The Maritime History of the Great Lakes
"Old King" Cole Getting Things In Shape at the Ducks for Winter
Publication:
Syracuse Herald (Syracuse, NY), 10 Dec 1928


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"Old King" Cole Getting Things In Shape at the Ducks for Winter

Claude W. Cole will leave Cape Vincent this week for his island kingdom, the Main Ducks at the foot of Lake Ontario, taking a supply of provisions to Aleck Taylor and John Taylor, two of his employees, who will winter at the island. It will be four months before they again will be visited by Mr. Cole and during that period they will be cut off from the mainland.

Claude W. Cole, known often as "King" Cole, reigns supreme on his principality out in the water of Lake Ontario, 22 miles from Cape Vincent and in Canadian waters. Out there he has 1,135 acres of land, comprising two island, the Main Ducks and Yorkshire island, which he owns by a crown grant from the Canadian government, and on which he has a fine farm, with blooded stock, thoroughbred cattle and a fine stable of racing horses.

Passed Winters on Island

This winter Mr. Cole will stay at his farm at Cape Vincent. For the past few winters he has lived at the Cape Vincent farm, but for 11 years he spent the full year round at the Main ducks, and he declares the winters were no more sever than on the mainland. There is open water about the island there during the winter and only two winters of the 11 he spent there could he have gotten off.

Although he has his fine stock farm at the Main Ducks it is this great fishing business that has been his greatest work for years. Mr. Cole owns the fishing rights about the island and has a contract with the Booth Fisheries where by he permits its fishermen to come to the island, fish in the nearby waters and live in the cottages he has built fo them on the island. He carries their catch from the Main Ducks to Cape Vincent in his tugboat. Last season there were 22 fishermen and their families at the Main Ducks and great catches of whitefish and lake trout took place. One day the catch ran as high as four tons. The fishing season runs from March to the first of October.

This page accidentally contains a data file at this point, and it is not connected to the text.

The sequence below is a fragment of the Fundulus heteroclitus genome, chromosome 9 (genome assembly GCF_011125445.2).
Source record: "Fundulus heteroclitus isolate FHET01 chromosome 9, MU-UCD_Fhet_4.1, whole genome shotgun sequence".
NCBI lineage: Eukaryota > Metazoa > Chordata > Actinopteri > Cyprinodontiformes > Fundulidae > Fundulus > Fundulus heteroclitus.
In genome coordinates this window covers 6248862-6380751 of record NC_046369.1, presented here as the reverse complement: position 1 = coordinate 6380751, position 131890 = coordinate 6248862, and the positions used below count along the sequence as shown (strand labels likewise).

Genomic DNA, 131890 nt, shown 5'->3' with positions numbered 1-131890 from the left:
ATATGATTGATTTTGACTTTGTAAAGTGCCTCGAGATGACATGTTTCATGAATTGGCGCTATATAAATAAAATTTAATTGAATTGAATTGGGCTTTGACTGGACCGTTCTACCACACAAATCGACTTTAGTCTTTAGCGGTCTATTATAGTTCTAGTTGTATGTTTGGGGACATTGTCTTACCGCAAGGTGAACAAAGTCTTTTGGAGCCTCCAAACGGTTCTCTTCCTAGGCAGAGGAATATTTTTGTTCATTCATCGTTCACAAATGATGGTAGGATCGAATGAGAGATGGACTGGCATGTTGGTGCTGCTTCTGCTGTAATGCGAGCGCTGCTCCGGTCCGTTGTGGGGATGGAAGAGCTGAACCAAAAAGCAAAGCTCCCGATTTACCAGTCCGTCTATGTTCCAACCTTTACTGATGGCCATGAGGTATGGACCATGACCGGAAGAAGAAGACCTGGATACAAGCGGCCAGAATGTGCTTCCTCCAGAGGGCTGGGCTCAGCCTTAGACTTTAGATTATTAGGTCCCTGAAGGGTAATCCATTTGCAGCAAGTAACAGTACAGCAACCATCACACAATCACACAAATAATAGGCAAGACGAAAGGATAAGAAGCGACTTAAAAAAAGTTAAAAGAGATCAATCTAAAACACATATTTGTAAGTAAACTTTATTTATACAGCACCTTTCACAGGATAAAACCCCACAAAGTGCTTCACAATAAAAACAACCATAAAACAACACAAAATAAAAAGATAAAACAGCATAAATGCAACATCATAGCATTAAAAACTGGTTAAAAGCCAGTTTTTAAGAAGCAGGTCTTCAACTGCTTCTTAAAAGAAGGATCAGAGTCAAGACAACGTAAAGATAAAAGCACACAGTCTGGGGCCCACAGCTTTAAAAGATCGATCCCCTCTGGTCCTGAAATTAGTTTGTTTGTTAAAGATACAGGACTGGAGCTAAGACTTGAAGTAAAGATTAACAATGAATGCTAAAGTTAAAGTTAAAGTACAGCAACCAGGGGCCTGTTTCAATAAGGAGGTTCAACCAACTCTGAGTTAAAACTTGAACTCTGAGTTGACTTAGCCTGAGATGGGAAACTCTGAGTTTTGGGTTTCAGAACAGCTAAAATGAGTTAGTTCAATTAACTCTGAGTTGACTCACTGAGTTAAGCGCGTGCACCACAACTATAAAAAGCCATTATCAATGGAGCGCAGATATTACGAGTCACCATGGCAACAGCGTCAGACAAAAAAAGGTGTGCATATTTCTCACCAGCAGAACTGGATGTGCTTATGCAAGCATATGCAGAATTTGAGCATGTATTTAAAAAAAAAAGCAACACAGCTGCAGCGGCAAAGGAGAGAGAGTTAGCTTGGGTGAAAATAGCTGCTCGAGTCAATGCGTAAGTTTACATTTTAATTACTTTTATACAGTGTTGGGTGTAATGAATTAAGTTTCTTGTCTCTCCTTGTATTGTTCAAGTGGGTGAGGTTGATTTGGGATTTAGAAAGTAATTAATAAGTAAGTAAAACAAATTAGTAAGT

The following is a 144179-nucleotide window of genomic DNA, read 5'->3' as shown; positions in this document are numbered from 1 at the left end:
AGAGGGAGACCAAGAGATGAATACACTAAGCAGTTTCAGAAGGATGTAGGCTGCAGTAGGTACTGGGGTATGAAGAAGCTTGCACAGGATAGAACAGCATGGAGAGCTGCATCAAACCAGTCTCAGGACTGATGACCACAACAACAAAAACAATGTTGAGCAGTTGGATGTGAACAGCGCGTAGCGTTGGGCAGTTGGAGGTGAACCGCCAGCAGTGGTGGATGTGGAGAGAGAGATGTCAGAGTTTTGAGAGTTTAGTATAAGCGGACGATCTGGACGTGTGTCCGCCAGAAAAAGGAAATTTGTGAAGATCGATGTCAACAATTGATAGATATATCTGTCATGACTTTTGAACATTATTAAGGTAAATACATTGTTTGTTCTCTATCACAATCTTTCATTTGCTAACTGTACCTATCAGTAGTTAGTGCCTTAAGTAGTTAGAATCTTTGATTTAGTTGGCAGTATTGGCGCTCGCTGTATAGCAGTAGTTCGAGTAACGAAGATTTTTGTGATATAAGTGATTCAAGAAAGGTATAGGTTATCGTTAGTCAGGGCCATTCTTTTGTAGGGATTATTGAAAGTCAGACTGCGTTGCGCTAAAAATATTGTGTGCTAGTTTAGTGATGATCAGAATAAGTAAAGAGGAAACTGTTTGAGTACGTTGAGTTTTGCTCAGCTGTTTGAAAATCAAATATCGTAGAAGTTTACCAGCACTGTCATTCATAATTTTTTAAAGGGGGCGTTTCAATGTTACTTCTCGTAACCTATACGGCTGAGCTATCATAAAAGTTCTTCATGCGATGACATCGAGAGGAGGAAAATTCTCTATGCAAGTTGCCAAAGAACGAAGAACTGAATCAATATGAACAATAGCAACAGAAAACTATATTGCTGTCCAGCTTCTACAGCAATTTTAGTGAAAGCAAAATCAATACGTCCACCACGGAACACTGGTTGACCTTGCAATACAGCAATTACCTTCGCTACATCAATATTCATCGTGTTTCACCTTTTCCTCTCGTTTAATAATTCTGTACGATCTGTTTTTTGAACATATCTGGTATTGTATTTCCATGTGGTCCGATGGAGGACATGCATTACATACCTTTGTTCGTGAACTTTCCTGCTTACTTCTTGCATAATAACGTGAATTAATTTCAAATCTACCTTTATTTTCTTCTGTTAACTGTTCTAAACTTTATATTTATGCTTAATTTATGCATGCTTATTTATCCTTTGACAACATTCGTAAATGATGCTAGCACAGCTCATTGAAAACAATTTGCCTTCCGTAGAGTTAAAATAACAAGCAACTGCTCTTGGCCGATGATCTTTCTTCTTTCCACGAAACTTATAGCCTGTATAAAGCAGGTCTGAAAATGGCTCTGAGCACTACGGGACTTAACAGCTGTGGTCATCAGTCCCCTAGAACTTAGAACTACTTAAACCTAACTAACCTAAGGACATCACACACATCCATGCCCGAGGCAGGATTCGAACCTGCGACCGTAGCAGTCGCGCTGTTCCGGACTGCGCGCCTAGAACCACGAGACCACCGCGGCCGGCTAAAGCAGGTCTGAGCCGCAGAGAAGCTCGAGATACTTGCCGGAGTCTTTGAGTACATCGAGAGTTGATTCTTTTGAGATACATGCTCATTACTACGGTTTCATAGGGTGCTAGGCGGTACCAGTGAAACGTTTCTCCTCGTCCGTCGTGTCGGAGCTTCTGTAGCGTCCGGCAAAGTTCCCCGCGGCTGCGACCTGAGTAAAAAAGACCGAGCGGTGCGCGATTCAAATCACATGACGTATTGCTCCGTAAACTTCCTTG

Good Shot with Rifle.

Claude Cole is 57 years old; Thirty of these years have been spend at the Main Ducks. He was in town this week and told the story of his first visit to the Mind Ducks and how he happened to take up his career there. IT was all due to the fact that Claude Cole was a good shot with a rifle. Some 30 years ago A. W. Hepburn & Sons, a Canadian company, had a lease of the islands from the Canadian government, and had stock the islands with cattle.

The venture did not prove satisfactory, the cattle turned wild and the Hepburns decided to get rid of them. Some one informed the Hepburns that if they wanted the cattle cleared out there was one man who could do it, that was the crack shot, Claude Cole, of Milford, Ont., and forthwith Mr. Cole was hired to shoot the wild cattle on the isolated islands far out in the lake. Mr. Cole went to the islands in a sailing scow, with his trusty rifle, and soon cleared up the roving cattle. Then he decided that the islands were a good place to try his own fortune and so he stayed at the Main Ducks, turning his hand to farming.

Kingdom all His own.

In the old days the Hepburns had leased the land for $35 a year from the government. Mr. Cole spent five years at the islands and then started negotiations to purchase the land from the Canadian government. He was permitted to buy the islands, after he had taken up the lease of the Hepburns and paid for their buildings there. Mr Cole does not state what he paid for his island kingdom, but for the past 25 years he as reigned supreme over the land and waters on the Main Ducks and its vicinity.